Steps to find a financial planner or financial advisor include :

  1. Identify your financial needs and goals: Before you start your search, determine your financial objectives and challenges and the type of guidance you seek. 

  2. Understand the different types of financial professionals: Familiarize yourself with various financial professionals, such as CFPs, Chartered Financial Analysts (CFAs) and RIAs.

  3. Ask for referrals: Reach out to friends, family members or colleagues who have previously worked with financial planners or advisors. 

  4. Research potential financial advisors online to verify credentials and check for disciplinary actions: Once you have a list of potential financial advisors, research their backgrounds, qualifications and experience. Look for information on their websites and social media profiles and through professional organizations such as the CFP Board or FINRA. Before making a final decision, verify the advisor's credentials and check for disciplinary actions or complaints against them. You can do this through the CFP Board, FINRA's BrokerCheck, or the U.S. Securities and Exchange Commission's (SEC) Investment Adviser Public Disclosure database.

  5. Schedule an initial consultation: Most financial planners and advisors offer complimentary initial consultations. Schedule an in-person or virtual meeting to see if you and the professional are a good fit. If you don’t like the person, move on.

  6. Ask about fees and compensation: Understand how the financial advisor is compensated, through commissions, a percentage of assets under management or a flat fee. They should directly answer the question “How much do you make from managing my money?” For example, if you invest $200,000 of AUM with a financial advisor and charge a 1% annual fee, they should tell you their fees will be about $2,000 yearly. If the financial planner charges by the hour, get an estimate of how many hours they think it will take and set a not-to-exceed limit; if the planner charges $100 per hour and thinks your plan will take 4 hours, set a $600 limit to make avoid high fees for an initial underestimate.

  7. Choose the advisor or planner who best fits your needs: Based on your research, consultations and overall impression, make a choice based on who you believe is best suited to help you achieve your financial goals and with whom you feel most comfortable working.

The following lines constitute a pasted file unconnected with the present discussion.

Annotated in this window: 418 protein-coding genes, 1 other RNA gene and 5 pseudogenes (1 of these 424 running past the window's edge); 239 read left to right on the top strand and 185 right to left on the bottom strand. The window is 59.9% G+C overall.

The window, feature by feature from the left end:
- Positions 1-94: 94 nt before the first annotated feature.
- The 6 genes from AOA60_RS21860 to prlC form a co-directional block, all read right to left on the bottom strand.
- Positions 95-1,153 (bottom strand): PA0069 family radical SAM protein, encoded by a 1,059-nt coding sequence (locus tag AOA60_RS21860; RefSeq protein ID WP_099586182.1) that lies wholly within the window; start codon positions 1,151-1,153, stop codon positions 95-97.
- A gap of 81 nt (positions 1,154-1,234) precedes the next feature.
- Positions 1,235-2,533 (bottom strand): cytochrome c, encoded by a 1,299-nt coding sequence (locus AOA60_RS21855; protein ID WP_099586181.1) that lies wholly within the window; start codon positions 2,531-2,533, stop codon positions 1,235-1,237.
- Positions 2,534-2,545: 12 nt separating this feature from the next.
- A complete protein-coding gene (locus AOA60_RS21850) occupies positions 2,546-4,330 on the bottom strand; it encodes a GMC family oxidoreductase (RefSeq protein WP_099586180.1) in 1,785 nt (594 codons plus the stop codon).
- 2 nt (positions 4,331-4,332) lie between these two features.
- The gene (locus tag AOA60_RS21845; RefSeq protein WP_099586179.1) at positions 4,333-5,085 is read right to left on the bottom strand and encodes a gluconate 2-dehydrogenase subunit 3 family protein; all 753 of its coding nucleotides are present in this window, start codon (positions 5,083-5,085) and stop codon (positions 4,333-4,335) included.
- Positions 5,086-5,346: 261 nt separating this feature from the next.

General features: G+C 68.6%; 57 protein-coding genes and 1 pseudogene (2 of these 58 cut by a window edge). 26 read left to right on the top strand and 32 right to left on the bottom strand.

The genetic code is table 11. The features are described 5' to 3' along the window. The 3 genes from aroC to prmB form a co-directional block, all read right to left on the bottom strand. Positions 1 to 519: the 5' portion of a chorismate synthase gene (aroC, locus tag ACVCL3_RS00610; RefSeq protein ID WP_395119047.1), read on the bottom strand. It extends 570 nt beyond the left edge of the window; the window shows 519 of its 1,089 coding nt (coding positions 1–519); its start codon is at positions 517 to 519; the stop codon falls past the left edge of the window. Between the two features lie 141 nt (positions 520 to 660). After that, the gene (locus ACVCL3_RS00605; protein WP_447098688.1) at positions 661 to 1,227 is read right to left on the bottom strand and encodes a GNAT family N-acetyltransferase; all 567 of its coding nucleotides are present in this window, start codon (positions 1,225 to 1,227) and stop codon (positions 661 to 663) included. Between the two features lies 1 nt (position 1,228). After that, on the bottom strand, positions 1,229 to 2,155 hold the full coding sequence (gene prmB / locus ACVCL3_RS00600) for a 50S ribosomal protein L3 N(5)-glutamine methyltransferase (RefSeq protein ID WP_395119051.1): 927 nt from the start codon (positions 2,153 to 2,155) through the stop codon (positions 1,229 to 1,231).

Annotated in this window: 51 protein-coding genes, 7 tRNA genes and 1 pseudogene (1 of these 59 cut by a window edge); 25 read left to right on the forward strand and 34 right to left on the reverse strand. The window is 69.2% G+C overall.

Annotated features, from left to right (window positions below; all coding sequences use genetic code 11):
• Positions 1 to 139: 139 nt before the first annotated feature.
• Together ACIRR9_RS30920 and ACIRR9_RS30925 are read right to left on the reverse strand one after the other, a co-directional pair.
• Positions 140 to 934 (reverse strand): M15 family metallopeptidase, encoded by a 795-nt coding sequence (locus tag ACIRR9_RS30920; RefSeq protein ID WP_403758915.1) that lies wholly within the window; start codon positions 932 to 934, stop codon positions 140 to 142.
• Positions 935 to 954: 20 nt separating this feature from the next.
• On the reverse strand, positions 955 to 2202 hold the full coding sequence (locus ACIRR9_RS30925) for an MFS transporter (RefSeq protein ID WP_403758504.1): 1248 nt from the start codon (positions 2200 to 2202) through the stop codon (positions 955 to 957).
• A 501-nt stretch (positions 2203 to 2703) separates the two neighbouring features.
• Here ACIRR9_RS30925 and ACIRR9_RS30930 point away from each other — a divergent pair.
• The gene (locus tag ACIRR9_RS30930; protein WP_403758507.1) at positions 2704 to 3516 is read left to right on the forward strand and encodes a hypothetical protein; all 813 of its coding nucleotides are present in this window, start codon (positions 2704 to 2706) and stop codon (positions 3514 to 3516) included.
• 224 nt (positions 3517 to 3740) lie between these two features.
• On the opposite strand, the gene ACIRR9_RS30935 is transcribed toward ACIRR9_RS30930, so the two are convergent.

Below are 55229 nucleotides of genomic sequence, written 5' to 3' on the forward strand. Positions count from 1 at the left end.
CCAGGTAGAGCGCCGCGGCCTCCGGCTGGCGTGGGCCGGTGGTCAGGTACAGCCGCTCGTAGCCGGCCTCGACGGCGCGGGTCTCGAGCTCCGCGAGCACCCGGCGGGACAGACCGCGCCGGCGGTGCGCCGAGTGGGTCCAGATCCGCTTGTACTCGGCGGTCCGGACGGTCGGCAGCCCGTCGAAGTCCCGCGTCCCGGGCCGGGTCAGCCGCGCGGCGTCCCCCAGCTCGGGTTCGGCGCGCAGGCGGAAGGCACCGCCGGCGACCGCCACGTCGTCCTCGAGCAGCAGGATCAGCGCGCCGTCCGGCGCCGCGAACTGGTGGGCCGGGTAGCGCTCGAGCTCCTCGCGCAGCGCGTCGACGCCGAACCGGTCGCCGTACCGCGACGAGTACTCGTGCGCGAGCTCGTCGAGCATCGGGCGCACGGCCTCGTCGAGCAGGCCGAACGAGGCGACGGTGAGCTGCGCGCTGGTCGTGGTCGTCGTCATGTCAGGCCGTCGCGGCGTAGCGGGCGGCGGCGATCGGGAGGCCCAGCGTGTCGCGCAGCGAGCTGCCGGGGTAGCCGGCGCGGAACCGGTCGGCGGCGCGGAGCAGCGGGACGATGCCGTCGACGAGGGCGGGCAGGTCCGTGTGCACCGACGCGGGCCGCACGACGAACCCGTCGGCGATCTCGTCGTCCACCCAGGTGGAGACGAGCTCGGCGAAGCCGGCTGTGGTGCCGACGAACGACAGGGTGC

8. Sign a contract: The financial professional should create a detailed contract outlining their services and costs. Read it and make sure you understand what you are signing. To verify fees, you can go into the FINRA IARD advisor search and look up the financial advisor's Form ADV Part 2 Brochure.

The Unique Value That Financial Advisors and Financial Planners Can Offer

Hiring the right financial professional to help you reach your financial goals boils down to the kind of need you’ve identified. Generally, if you’ve got money you’re trying to grow, using a financial advisor to guide your investments is just the ticket. If your needs are more comprehensive or you want to get answers to many aspects of financial safety, you’ll probably want to contact a financial planner. Both professionals are trained to help you do the best you can with your money.

Frequently Asked Questions

Which is better, a financial planner or an advisor?

Both financial planners and financial advisors can be great partners in your financial journey. Which is better for you depends on your financial goals.

Is paying a financial planner worth it?

Financial planners often charge reasonable hourly rates, and they can help you make the financial decisions you’ve been worrying about. Hiring a financial planner can be well worth the money.

What is the difference between a financial consultant and a financial advisor?

A financial advisor has taken and passed one or more exams and is registered and supervised by the SEC or FINRA. They can legally manage or invest your money for you and make investment recommendations based on suitability to their clients. A financial consultant can offer in-person, online, personal or general financial advice without being registered or trained, as long as the consultant doesn’t directly manage client investments. Registered investment advisors could certainly be incompetent and dishonest, but they have taken exams and undergone audits and supervision by governing bodies to reduce the chances that they will swindle clients or provide incorrect information. A financial consultant could be brilliantly helpful and highly qualified, but no entity checks on them or formal training or exams are required.

First published by Benzinga